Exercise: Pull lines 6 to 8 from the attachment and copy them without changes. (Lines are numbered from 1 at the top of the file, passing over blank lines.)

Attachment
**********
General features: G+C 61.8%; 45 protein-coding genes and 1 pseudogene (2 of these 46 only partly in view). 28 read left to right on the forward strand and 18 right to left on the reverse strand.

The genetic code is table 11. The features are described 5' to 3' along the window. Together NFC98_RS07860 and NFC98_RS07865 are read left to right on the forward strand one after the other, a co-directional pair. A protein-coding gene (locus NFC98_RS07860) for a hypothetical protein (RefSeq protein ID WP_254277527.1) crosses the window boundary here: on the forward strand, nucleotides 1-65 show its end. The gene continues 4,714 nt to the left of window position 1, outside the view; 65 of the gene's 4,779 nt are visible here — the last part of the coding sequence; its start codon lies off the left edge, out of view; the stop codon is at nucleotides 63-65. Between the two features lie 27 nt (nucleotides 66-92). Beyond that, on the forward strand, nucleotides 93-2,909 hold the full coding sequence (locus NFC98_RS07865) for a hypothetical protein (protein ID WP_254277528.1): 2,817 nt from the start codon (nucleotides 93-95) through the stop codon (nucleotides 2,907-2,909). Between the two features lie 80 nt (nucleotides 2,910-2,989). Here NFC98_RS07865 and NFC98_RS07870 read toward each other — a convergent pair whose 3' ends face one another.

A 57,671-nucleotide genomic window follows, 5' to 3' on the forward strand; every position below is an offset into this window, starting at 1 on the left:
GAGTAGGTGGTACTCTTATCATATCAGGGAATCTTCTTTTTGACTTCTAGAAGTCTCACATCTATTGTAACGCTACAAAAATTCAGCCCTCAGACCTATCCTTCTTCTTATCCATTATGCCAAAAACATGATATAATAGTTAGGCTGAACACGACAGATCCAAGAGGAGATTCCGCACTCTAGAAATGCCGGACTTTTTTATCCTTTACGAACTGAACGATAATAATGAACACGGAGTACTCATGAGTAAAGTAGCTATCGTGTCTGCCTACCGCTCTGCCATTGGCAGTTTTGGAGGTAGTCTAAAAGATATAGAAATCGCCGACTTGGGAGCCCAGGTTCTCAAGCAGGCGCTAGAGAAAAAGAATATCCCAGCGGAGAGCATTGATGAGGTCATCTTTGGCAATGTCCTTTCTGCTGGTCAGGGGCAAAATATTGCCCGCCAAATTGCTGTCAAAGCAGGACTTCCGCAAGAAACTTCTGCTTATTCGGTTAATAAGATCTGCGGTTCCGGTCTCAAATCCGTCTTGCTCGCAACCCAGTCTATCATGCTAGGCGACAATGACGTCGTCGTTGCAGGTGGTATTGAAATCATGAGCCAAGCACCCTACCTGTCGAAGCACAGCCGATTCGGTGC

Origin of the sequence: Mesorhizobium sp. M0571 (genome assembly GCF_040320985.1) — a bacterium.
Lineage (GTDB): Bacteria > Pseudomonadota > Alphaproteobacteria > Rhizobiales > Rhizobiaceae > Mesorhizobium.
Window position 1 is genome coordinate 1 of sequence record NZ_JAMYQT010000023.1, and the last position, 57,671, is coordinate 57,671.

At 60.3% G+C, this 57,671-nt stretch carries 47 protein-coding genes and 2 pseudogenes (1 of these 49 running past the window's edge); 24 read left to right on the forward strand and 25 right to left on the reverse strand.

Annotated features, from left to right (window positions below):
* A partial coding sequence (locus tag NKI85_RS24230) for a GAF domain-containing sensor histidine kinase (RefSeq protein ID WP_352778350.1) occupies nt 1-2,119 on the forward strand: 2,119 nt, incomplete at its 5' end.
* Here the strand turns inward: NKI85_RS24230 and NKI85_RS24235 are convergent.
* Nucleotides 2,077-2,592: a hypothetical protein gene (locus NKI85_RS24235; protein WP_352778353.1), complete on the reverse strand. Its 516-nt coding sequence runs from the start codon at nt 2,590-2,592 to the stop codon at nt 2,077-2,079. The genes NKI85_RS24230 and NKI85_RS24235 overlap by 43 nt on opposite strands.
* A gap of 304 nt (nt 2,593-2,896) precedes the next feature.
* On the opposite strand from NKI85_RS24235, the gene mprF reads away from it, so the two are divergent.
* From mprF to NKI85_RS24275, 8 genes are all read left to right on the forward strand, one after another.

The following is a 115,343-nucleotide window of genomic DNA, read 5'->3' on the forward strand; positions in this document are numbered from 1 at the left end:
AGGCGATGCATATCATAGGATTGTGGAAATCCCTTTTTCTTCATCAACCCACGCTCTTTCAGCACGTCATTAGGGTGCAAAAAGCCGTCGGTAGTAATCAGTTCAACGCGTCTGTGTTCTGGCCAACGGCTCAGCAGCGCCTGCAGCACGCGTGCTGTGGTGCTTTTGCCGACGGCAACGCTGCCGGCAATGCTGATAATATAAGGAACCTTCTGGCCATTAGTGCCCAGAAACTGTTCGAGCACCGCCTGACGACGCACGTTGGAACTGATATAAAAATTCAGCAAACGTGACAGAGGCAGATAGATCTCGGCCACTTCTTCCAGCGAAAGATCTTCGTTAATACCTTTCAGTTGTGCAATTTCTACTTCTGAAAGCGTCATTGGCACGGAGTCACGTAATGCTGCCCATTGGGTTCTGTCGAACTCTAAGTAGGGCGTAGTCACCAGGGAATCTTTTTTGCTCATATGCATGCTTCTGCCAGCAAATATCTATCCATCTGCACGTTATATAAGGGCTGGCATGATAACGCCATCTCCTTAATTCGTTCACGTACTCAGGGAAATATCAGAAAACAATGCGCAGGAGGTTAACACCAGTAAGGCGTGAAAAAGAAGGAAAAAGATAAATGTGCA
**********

Lineage (GTDB): Bacteria > Pseudomonadota > Alphaproteobacteria > Rhizobiales > Rhizobiaceae > Mesorhizobium.
Window position 1 is genome coordinate 1 of sequence record NZ_JAMYQT010000023.1, and the last position, 57,671, is coordinate 57,671.

At 60.3% G+C, this 57,671-nt stretch carries 47 protein-coding genes and 2 pseudogenes (1 of these 49 running past the window's edge); 24 read left to right on the forward strand and 25 right to left on the reverse strand.